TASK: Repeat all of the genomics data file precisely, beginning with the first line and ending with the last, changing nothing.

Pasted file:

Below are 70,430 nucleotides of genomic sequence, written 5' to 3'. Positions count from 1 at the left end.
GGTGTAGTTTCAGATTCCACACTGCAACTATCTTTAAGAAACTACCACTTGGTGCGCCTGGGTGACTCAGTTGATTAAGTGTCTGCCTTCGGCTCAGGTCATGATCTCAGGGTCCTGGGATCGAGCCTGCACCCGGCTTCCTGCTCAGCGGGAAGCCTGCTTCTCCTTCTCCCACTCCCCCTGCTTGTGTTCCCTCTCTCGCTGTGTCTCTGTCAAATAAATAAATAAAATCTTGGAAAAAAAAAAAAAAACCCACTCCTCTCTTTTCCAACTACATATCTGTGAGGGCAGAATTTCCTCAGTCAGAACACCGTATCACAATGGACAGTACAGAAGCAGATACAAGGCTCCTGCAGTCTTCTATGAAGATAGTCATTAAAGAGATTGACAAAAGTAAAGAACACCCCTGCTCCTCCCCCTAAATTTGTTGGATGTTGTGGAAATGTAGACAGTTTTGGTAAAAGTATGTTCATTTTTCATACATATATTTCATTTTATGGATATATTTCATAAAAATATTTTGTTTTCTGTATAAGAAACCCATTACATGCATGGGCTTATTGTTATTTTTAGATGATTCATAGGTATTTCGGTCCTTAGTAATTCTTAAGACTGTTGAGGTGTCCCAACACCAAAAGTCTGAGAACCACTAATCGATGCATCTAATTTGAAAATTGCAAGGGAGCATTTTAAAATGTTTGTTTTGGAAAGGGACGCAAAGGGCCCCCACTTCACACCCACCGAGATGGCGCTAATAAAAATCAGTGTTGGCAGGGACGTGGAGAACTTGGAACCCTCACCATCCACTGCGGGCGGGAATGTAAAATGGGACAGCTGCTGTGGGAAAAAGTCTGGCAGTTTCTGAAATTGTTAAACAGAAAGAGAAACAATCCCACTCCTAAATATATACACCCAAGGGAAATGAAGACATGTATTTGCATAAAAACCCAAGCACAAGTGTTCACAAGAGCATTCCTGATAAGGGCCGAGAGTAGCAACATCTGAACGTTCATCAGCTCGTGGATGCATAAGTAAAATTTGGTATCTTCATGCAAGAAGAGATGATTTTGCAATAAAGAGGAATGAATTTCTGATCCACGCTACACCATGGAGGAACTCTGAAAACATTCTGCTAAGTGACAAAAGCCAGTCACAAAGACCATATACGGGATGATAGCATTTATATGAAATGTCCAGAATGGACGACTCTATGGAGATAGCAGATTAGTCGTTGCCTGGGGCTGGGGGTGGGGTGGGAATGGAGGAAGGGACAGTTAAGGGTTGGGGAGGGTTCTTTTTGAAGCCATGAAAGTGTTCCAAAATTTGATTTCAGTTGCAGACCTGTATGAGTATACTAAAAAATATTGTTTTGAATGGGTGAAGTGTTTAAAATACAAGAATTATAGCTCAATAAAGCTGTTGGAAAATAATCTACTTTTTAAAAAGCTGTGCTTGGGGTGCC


Below are 70,430 nucleotides of genomic sequence, written 5' to 3'. Positions count from 1 at the left end.
GGTGTAGTTTCAGATTCCACACTGCAACTATCTTTAAGAAACTACCACTTGGTGCGCCTGGGTGACTCAGTTGATTAAGTGTCTGCCTTCGGCTCAGGTCATGATCTCAGGGTCCTGGGATCGAGCCTGCACCCGGCTTCCTGCTCAGCGGGAAGCCTGCTTCTCCTTCTCCCACTCCCCCTGCTTGTGTTCCCTCTCTCGCTGTGTCTCTGTCAAATAAATAAATAAAATCTTGGAAAAAAAAAAAAAAACCCACTCCTCTCTTTTCCAACTACATATCTGTGAGGGCAGAATTTCCTCAGTCAGAACACCGTATCACAATGGACAGTACAGAAGCAGATACAAGGCTCCTGCAGTCTTCTATGAAGATAGTCATTAAAGAGATTGACAAAAGTAAAGAACACCCCTGCTCCTCCCCCTAAATTTGTTGGATGTTGTGGAAATGTAGACAGTTTTGGTAAAAGTATGTTCATTTTTCATACATATATTTCATTTTATGGATATATTTCATAAAAATATTTTGTTTTCTGTATAAGAAACCCATTACATGCATGGGCTTATTGTTATTTTTAGATGATTCATAGGTATTTCGGTCCTTAGTAATTCTTAAGACTGTTGAGGTGTCCCAACACCAAAAGTCTGAGAACCACTAATCGATGCATCTAATTTGAAAATTGCAAGGGAGCATTTTAAAATGTTTGTTTTGGAAAGGGACGCAAAGGGCCCCCACTTCACACCCACCGAGATGGCGCTAATAAAAATCAGTGTTGGCAGGGACGTGGAGAACTTGGAACCCTCACCATCCACTGCGGGCGGGAATGTAAAATGGGACAGCTGCTGTGGGAAAAAGTCTGGCAGTTTCTGAAATTGTTAAACAGAAAGAGAAACAATCCCACTCCTAAATATATACACCCAAGGGAAATGAAGACATGTATTTGCATAAAAACCCAAGCACAAGTGTTCACAAGAGCATTCCTGATAAGGGCCGAGAGTAGCAACATCTGAACGTTCATCAGCTCGTGGATGCATAAGTAAAATTTGGTATCTTCATGCAAGAAGAGATGATTTTGCAATAAAGAGGAATGAATTTCTGATCCACGCTACACCATGGAGGAACTCTGAAAACATTCTGCTAAGTGACAAAAGCCAGTCACAAAGACCATATACGGGATGATAGCATTTATATGAAATGTCCAGAATGGACGACTCTATGGAGATAGCAGATTAGTCGTTGCCTGGGGCTGGGGGTGGGGTGGGAATGGAGGAAGGGACAGTTAAGGGTTGGGGAGGGTTCTTTTTGAAGCCATGAAAGTGTTCCAAAATTTGATTTCAGTTGCAGACCTGTATGAGTATACTAAAAAATATTGTTTTGAATGGGTGAAGTGTTTAAAATACAAGAATTATAGCTCAATAAAGCTGTTGGAAAATAATCTACTTTTTAAAAAGCTGTGCTTGGGGTGCC